View Full Version : Isometric Stone Blocks Process

03-19-2011, 12:16 PM
In total muddle fashion, I have started yet another random map experiment. Anyway, This is an illustration of a simple vector process of creating some isometric stone blocks. Completely inspired by all those old sprite-based rpg video games of yore. I am hoping to create a bunch of different types of block elements and tile them together into an isometric map someday. comments welcome, as always.

03-19-2011, 01:05 PM
Very cool!

03-19-2011, 01:13 PM
looking very good! Seeing this I really got to try my hands on vectors sometime. cheers, DJ

03-20-2011, 07:44 PM
Continued work... started stacking this blocks a bit like lego bricks... Now that I have a bunch of these blocks stacked together I am feeling like all the little detailed shading bits are just too complicated and distracting. Perhaps I should take a step back and simplify down all those rough edges? Agree, or Disgree?

03-20-2011, 08:12 PM
Can't really say. I'd have to see other styles before making any judgment. I think that they look pretty good, though. It seems to me that you might need some darker colors on the sides to create more contrast and help differentiate between the various planes (top, right side/left side). That will probably require a darker stroke as well. Anyway, it's all personal preference but I might try going either darker or making the cracks smaller/less pronounced.

03-20-2011, 09:22 PM
I dig it. Reminds me of the Habbo Hotel sort of thing. A long while ago I was involved in a pixel art forum (I know this is vector, but...) and there were some guys doing amazing things with one pixel at a time...one even did a whole magazine cover. Have to see if I have any of my stuff from that era.

Edit: link: http://www.habbo.com/
Edit again: some more cool links: http://www.pixeljoint.com/ http://graphicssoft.about.com/od/pixelart/Creating_Pixel_Art_Painting_Pixel_by_Pixel_Tips_an d_Tutorials.htm

03-22-2011, 12:23 AM
I like them. What app are you using? Do you have an option to round some of the sharp corners? In illustrator it's a stroke option... there are just a few too sharp edges on the blocks.
Overall though I think it's pretty nice and could lead to a really nice ruins, or town square.

03-22-2011, 09:13 PM
Still experimenting with stacking isometric blocks. Very inspired by the pixel art forum link, but feeling like i won't be able to replicate that look with a vector program.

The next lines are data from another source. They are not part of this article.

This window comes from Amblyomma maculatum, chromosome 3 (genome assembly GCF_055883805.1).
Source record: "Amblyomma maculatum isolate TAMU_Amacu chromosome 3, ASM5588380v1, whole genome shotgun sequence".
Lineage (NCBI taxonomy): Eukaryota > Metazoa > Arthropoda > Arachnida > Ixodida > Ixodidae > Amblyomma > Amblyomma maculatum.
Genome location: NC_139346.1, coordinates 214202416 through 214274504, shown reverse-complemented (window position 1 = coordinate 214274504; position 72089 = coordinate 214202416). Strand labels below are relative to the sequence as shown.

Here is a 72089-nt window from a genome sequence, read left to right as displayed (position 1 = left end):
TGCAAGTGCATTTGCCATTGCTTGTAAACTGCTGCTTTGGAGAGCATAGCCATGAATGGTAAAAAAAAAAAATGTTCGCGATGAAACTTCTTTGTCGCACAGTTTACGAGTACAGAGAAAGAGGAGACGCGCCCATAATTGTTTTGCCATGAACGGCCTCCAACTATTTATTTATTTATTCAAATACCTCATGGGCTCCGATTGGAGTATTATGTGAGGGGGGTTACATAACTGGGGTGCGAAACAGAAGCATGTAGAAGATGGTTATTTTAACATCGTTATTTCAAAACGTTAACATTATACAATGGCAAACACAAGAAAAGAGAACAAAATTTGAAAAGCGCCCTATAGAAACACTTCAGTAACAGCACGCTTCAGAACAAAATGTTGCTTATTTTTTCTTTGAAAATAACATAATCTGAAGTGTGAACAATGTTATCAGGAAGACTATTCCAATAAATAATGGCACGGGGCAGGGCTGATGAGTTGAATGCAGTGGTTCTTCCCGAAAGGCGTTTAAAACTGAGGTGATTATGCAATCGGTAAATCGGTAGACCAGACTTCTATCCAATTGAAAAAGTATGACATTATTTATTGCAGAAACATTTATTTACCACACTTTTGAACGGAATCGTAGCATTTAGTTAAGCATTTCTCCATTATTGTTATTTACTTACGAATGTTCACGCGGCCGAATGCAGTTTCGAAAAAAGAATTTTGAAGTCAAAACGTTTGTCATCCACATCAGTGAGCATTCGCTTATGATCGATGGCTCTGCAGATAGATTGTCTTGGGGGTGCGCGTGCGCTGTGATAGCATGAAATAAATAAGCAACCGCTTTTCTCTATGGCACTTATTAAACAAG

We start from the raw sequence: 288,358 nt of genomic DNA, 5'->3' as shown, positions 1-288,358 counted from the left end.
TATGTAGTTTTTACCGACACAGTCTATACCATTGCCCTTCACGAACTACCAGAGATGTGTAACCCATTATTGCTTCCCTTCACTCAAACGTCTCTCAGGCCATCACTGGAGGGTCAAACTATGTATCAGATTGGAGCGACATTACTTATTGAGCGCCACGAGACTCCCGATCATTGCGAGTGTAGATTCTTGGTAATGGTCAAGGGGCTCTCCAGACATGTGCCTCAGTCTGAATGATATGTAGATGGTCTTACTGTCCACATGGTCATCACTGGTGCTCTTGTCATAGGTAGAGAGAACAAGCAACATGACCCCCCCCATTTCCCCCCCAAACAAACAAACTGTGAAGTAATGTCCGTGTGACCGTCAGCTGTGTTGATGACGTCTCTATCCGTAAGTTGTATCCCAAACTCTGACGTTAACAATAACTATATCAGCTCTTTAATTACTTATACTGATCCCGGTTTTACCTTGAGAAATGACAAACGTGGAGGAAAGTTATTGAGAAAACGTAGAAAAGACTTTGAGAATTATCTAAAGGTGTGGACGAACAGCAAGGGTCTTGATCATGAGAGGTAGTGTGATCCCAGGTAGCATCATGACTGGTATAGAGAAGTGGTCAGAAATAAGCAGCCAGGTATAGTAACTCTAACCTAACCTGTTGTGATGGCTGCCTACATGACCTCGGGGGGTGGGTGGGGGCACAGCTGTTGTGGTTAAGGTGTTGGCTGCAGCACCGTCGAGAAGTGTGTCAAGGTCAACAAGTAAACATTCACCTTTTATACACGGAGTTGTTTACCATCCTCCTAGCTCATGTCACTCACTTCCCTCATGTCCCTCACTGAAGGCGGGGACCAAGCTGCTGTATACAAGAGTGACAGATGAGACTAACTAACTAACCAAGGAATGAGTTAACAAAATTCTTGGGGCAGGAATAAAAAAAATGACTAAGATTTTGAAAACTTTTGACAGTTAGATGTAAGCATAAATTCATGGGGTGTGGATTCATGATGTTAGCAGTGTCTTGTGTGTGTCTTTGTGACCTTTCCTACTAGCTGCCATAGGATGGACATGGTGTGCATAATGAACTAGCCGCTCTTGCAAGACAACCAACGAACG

03-26-2011, 06:01 PM
more isometric work... not sure if this qualifies as a map yet, but it is inspired by isometric maps anyway...

03-27-2011, 02:39 PM
small update: color test completed

04-02-2011, 10:32 AM
hope nobody minds, but I am going to keep posting small updates as I figure out how to create various isometric map pieces.

04-02-2011, 11:31 AM
please do. Looking forward to seeing more. The grass looks great.

04-02-2011, 10:47 PM
another attempt at isometric water... does this look like water or a blue piece of swiss cheese???

04-02-2011, 11:17 PM
Gelatinous cube! It's pretty good but less regular "caustics" would be better if possible I think. Also, the mismatch along the cube edges is a bit distracting. I can't imagine how you did this in vector, though, so I can't suggest how to fix either of those issues.

04-03-2011, 04:32 AM
I think only the top square of the water block should have the wave pattern. One would only ever see the sides in cut-out representations anyway, and in those it makes more sense to give more of an underwater impression, rather than that of a vertical surface. I'd make the sides be a solid blue color, and completely opaque to hide that bottom square that you can currently see due to the transparency - while this is not a problem with a single block, it would prolly look pretty awful if you made a deep body of water from these blocks.

Steel General
04-03-2011, 09:59 AM
SpongeBob's arctic relative :D

Seriously though, maybe a few less 'bubbles' and I think it would look better.

04-03-2011, 11:14 AM
I think Ghostman has the gist of it. Perhaps adding a subtle gradient from lighter blue at top to darker blue near the bottom.